Children who eat candy and chocolate every day are more likely to be violent when they grow up because the instant gratification can nurture impulsive behavior, according to a U.K. study published Thursday.
Researchers from Cardiff University found that 10-year-olds who got daily treats were more likely to have been convicted for violence by age 34, according to a study that will appear in the October issue of the British Journal of Psychiatry.
The study is the first to examine the effects of childhood diet on adult violence, according to an e-mailed press release from the Royal College of Psychiatrists. Others have established a link between food additives and hyperactive behavior.
“Persistently giving confectionary to children may teach them to be impulsive and to try and get what they want by using aggression,” Simon Moore, the study’s lead researcher, said in a telephone interview yesterday. Moore said he and his colleague are “trying to understand the causes of problem behavior.”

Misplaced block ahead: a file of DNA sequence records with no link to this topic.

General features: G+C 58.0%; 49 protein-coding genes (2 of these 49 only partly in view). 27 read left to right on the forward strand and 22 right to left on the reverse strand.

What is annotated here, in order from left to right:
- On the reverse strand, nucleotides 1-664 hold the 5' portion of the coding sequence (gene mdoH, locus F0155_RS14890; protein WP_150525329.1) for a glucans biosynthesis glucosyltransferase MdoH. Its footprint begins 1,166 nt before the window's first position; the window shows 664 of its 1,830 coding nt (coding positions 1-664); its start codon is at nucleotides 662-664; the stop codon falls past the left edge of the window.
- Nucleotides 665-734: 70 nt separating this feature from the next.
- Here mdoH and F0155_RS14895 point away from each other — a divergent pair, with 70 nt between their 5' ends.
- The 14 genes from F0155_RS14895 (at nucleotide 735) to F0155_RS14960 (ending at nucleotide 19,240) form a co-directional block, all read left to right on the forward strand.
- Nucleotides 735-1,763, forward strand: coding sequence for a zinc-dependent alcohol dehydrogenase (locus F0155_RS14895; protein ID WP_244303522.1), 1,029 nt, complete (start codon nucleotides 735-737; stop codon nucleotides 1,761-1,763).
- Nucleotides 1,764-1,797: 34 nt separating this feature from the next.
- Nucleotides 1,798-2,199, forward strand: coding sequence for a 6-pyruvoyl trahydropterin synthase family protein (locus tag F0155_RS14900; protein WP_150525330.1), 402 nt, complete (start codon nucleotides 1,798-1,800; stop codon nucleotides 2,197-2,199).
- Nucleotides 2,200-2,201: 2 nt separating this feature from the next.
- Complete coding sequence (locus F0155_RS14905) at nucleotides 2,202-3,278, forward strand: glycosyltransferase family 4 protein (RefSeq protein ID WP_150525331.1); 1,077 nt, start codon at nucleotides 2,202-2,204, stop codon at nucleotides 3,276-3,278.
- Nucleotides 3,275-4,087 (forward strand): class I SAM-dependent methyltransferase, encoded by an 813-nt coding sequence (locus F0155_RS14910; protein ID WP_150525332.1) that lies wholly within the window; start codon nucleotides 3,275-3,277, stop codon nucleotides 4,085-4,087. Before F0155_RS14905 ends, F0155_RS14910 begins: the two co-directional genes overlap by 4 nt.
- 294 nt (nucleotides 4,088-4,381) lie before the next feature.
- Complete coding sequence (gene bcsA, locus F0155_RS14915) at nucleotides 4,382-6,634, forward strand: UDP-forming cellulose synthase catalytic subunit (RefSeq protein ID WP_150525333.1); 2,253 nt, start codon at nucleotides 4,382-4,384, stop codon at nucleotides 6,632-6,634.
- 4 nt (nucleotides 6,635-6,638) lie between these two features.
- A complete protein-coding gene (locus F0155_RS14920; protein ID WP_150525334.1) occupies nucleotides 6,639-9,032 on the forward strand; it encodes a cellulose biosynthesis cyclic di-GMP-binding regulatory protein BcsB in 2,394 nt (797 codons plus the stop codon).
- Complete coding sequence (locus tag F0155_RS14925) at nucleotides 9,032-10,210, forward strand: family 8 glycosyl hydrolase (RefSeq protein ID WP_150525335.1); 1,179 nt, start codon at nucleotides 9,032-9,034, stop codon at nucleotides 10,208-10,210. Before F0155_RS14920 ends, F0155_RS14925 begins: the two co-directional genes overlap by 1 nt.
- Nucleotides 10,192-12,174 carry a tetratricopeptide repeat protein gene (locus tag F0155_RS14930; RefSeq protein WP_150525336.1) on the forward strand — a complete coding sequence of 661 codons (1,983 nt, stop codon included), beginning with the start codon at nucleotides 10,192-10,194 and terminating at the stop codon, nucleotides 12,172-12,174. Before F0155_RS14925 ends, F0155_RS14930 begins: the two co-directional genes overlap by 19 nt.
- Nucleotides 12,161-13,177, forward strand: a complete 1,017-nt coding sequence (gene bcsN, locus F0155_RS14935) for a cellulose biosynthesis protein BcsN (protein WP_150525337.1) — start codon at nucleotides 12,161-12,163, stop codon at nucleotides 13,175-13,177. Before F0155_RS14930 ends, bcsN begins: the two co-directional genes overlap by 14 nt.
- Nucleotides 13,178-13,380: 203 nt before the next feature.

Almost 17,500 participants, found through the 1970 British Cohort Study, took part in the research. Since 1970, there were several data collections, designed to monitor the respondents’ health, education, social and economic circumstances alongside sweets consumption. The data collection took place when the participants were aged 5, 10, 26, 30, 34 and 42.
Other variables were taken into account and didn’t change the results of the study, the researchers said. They include a child’s behavior at home at age 5 as well as maternal circumstances; aggression and impulsivity at age 10, assessed by a child’s class teacher; and mental ability at age 5, derived from figure drawing and vocabulary tests.
Sixty-nine percent of the participants who were violent by the age of 34 had eaten sweets and chocolates almost every day during childhood, compared with 42 percent who showed no aggressive behavior, the study found. The association was consistent even after ecological, childhood and other control variables were included, according to the researchers.
“Our favored explanation is that giving children sweets and chocolate regularly may stop them learning how to wait to obtain something they want,” Moore said in a statement. “Not being able to defer gratification may push them toward more impulsive behavior, which is strongly associated with delinquency.”
The link between sweets consumption and violence is “both novel and robust” and “needs further attention,” Moore and other researchers wrote. “Targeting resources at improving children’s diet may improve health and reduce aggression.”